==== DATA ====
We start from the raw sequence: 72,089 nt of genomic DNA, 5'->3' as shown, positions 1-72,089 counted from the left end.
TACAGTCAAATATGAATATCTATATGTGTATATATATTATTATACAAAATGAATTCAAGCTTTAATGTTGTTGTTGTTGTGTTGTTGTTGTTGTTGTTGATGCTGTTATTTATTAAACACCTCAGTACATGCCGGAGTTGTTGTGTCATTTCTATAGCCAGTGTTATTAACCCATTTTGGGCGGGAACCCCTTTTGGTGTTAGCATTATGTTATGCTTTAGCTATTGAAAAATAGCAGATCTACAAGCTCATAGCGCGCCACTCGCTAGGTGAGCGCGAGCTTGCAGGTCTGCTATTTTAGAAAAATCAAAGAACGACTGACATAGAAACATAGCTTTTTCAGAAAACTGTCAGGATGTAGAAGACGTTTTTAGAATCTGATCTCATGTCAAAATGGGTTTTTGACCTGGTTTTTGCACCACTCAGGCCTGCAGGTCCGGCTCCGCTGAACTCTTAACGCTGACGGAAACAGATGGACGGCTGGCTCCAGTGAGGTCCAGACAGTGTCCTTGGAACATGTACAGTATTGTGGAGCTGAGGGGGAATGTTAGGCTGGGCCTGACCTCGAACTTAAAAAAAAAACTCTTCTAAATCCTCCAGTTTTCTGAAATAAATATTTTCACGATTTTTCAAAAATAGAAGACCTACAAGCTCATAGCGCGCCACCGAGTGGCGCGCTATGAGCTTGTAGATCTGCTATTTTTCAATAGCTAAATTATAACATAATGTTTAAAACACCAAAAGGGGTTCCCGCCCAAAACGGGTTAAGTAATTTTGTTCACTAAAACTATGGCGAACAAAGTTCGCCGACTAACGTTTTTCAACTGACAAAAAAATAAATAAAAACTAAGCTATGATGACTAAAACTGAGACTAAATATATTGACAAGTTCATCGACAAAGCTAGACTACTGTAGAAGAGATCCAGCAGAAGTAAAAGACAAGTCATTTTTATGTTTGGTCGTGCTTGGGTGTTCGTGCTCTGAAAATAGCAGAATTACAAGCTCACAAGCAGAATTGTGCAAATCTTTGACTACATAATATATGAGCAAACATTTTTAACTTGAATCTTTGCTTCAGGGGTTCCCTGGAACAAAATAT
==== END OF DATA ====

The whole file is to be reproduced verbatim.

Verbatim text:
We start from the raw sequence: 72,089 nt of genomic DNA, 5'->3' as shown, positions 1-72,089 counted from the left end.
TACAGTCAAATATGAATATCTATATGTGTATATATATTATTATACAAAATGAATTCAAGCTTTAATGTTGTTGTTGTTGTGTTGTTGTTGTTGTTGTTGATGCTGTTATTTATTAAACACCTCAGTACATGCCGGAGTTGTTGTGTCATTTCTATAGCCAGTGTTATTAACCCATTTTGGGCGGGAACCCCTTTTGGTGTTAGCATTATGTTATGCTTTAGCTATTGAAAAATAGCAGATCTACAAGCTCATAGCGCGCCACTCGCTAGGTGAGCGCGAGCTTGCAGGTCTGCTATTTTAGAAAAATCAAAGAACGACTGACATAGAAACATAGCTTTTTCAGAAAACTGTCAGGATGTAGAAGACGTTTTTAGAATCTGATCTCATGTCAAAATGGGTTTTTGACCTGGTTTTTGCACCACTCAGGCCTGCAGGTCCGGCTCCGCTGAACTCTTAACGCTGACGGAAACAGATGGACGGCTGGCTCCAGTGAGGTCCAGACAGTGTCCTTGGAACATGTACAGTATTGTGGAGCTGAGGGGGAATGTTAGGCTGGGCCTGACCTCGAACTTAAAAAAAAAACTCTTCTAAATCCTCCAGTTTTCTGAAATAAATATTTTCACGATTTTTCAAAAATAGAAGACCTACAAGCTCATAGCGCGCCACCGAGTGGCGCGCTATGAGCTTGTAGATCTGCTATTTTTCAATAGCTAAATTATAACATAATGTTTAAAACACCAAAAGGGGTTCCCGCCCAAAACGGGTTAAGTAATTTTGTTCACTAAAACTATGGCGAACAAAGTTCGCCGACTAACGTTTTTCAACTGACAAAAAAATAAATAAAAACTAAGCTATGATGACTAAAACTGAGACTAAATATATTGACAAGTTCATCGACAAAGCTAGACTACTGTAGAAGAGATCCAGCAGAAGTAAAAGACAAGTCATTTTTATGTTTGGTCGTGCTTGGGTGTTCGTGCTCTGAAAATAGCAGAATTACAAGCTCACAAGCAGAATTGTGCAAATCTTTGACTACATAATATATGAGCAAACATTTTTAACTTGAATCTTTGCTTCAGGGGTTCCCTGGAACAAAATAT